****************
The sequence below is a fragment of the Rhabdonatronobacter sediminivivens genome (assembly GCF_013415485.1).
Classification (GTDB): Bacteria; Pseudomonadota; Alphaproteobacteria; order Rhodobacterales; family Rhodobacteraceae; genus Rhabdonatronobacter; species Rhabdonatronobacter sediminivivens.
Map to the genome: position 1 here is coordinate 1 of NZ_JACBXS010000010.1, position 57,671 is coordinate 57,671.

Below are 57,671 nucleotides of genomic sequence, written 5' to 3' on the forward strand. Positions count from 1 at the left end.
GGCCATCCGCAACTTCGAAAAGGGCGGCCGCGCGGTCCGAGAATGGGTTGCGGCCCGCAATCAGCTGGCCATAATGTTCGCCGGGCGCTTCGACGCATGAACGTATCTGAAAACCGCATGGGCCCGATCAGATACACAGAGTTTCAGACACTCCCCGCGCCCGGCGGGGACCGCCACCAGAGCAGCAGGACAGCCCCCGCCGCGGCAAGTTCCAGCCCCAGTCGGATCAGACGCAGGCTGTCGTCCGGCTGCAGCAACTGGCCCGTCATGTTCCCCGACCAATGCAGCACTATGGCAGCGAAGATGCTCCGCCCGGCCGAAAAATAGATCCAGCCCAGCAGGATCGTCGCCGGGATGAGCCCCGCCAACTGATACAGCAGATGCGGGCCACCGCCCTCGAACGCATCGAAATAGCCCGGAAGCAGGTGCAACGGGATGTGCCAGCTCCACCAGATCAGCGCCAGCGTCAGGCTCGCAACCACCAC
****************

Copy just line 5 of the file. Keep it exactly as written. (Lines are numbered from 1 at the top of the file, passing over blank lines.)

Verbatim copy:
GGCCATCCGCAACTTCGAAAAGGGCGGCCGCGCGGTCCGAGAATGGGTTGCGGCCCGCAATCAGCTGGCCATAATGTTCGCCGGGCGCTTCGACGCATGAACGTATCTGAAAACCGCATGGGCCCGATCAGATACACAGAGTTTCAGACACTCCCCGCGCCCGGCGGGGACCGCCACCAGAGCAGCAGGACAGCCCCCGCCGCGGCAAGTTCCAGCCCCAGTCGGATCAGACGCAGGCTGTCGTCCGGCTGCAGCAACTGGCCCGTCATGTTCCCCGACCAATGCAGCACTATGGCAGCGAAGATGCTCCGCCCGGCCGAAAAATAGATCCAGCCCAGCAGGATCGTCGCCGGGATGAGCCCCGCCAACTGATACAGCAGATGCGGGCCACCGCCCTCGAACGCATCGAAATAGCCCGGAAGCAGGTGCAACGGGATGTGCCAGCTCCACCAGATCAGCGCCAGCGTCAGGCTCGCAACCACCAC